LGBT people nearly four times more likely than non-LGBT people to be victims of violent crime

LGBT people are nearly four times more likely than non-LGBT people to experience violent victimization, including rape, sexual assault, and aggravated or simple assault, according to a new study by the Williams Institute at UCLA School of Law. In addition, LGBT people are more likely to experience violence both by someone well-known to the victim and at the hands of a stranger.

Researchers analyzed data from the 2017 National Crime Victimization Survey, the first nationally representative and comprehensive criminal victimization data to include information on the sexual orientation and gender identity of respondents.

Results showed that, in 2017, LGBT people experienced 71.1 victimizations per 1,000 people, compared to 19.2 victimizations per 1,000 people for non-LGBT people. LGBT people had higher rates of serious violence victimization in almost every type of violent crime except robbery, which showed no significant difference between LGBT and non-LGBT people.

“It is clear that LGBT are at greater risk of violent victimization, but the question is why,” said lead author Andrew R. Flores, Affiliated Scholar at the Williams Institute. “One plausible cause is anti-LGBT prejudice at home, work, or school, which would make LGBT people particularly vulnerable to victimization in numerous areas of their everyday life.”

Key Findings

  • LGBT people (16+) are nearly 4 times more likely to experience violent victimization, compared to non-LGBT people.
  • LGBT people are about 6 times more likely to experience violence by someone who is well known to them and about 2.5 times more likely to undergo it at the hands of a stranger, compared to non-LGBT people.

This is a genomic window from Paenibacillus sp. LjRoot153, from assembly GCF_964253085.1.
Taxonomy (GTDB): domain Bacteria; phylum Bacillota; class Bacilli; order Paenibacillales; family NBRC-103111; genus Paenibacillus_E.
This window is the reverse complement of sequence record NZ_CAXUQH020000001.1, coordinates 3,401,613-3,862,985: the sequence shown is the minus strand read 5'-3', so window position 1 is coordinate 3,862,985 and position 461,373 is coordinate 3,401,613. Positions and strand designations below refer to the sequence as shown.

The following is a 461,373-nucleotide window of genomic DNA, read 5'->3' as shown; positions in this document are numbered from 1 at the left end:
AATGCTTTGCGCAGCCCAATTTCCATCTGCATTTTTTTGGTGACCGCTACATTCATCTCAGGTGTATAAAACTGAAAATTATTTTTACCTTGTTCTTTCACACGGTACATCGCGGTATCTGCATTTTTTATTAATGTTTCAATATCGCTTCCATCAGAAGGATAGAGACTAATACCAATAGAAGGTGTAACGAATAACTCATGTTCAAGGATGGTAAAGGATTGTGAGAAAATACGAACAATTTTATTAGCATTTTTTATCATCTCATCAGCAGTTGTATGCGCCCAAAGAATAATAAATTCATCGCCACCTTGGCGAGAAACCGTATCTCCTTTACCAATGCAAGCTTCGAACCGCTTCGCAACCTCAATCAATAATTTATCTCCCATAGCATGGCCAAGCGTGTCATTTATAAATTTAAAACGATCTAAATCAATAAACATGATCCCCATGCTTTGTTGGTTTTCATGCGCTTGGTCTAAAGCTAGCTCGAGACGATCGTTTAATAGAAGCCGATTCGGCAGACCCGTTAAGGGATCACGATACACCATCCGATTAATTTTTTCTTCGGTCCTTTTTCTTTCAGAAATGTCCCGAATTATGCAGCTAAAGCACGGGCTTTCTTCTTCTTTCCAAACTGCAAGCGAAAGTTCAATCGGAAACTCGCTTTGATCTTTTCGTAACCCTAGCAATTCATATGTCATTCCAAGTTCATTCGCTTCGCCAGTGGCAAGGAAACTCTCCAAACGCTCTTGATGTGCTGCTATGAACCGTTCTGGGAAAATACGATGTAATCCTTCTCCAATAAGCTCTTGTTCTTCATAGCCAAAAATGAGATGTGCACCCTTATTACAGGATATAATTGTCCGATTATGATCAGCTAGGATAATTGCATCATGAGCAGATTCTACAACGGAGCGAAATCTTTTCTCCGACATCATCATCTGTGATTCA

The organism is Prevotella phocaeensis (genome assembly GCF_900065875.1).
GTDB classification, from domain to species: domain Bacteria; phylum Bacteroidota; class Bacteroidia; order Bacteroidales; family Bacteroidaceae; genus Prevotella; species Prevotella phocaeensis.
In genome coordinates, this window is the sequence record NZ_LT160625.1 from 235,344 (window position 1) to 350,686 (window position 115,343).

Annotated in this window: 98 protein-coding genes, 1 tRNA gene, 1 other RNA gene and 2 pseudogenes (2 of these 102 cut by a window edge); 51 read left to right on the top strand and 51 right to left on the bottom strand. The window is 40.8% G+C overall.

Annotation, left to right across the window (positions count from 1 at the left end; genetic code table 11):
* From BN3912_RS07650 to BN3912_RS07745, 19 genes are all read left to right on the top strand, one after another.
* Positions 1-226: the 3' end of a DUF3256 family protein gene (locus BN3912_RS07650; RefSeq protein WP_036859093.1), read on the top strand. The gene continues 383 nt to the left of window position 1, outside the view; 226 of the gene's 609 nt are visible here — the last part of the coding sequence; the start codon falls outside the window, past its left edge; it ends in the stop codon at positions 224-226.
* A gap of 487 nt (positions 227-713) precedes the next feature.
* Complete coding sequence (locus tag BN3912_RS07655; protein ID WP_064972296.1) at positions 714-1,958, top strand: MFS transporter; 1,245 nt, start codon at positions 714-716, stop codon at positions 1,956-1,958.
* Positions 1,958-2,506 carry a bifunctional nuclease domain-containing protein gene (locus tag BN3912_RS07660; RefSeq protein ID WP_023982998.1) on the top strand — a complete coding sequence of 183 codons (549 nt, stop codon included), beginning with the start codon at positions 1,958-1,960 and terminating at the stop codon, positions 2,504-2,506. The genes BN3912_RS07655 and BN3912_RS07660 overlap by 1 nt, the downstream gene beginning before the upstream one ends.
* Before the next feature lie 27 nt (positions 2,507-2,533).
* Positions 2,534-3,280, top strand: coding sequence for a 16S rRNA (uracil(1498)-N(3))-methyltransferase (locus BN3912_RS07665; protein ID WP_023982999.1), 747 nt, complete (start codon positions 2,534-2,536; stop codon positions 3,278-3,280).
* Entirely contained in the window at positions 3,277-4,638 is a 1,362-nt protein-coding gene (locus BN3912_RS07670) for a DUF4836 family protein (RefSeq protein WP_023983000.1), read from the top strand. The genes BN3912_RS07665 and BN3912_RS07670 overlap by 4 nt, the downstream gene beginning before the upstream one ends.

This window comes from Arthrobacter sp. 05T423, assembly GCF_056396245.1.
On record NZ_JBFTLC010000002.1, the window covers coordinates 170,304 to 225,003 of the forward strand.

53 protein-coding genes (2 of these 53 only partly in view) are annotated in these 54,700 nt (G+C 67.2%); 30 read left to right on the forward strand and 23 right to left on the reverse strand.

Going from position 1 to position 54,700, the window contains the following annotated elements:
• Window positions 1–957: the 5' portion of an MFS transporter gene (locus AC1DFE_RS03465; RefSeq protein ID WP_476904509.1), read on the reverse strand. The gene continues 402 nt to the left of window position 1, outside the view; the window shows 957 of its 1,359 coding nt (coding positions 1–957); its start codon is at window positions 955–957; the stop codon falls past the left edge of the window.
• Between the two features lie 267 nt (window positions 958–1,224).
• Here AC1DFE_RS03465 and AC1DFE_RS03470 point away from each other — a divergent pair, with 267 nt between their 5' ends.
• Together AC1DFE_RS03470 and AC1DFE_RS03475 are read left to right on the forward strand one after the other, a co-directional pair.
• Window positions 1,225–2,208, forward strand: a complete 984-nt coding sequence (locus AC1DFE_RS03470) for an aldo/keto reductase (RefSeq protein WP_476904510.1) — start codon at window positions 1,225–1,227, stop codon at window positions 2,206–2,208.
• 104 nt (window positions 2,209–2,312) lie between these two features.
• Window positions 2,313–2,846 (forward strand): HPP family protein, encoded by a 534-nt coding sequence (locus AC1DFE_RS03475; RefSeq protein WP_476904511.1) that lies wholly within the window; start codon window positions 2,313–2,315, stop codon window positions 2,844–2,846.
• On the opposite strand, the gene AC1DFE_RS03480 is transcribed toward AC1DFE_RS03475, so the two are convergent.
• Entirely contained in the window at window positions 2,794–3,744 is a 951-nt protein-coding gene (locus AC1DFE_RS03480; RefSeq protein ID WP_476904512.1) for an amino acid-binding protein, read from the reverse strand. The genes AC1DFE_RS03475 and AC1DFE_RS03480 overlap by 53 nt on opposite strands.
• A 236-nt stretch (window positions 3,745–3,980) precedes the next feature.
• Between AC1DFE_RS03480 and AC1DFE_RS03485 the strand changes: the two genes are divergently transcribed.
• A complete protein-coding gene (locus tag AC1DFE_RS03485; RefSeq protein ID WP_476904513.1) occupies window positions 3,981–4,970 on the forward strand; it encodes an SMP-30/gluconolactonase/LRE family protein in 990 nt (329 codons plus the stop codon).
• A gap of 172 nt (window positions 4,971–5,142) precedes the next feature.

• LBT women are 5 times more likely than non-LBT women to experience violent victimization. The risk of violence for GBT men is more than twice that of non-GBT men.
  • About half of all victimizations are not reported to police. LGBT people are as likely as non-LGBT people to report violence to police.

“These data show what was hidden from view before NCVS included measures of sexual orientation and gender identity to allow the analyses reported here. It is important that such data collection continue uninterrupted,” said study author Ilan H. Meyer, Distinguished Senior Scholar of Public Policy at the Williams Institute. “The findings point to the importance of policies and interventions to reduce victimization and the need to consider the unique susceptibility to violence and the high rates of crime experienced by LGBT people.”

Read the report

October 2, 2020

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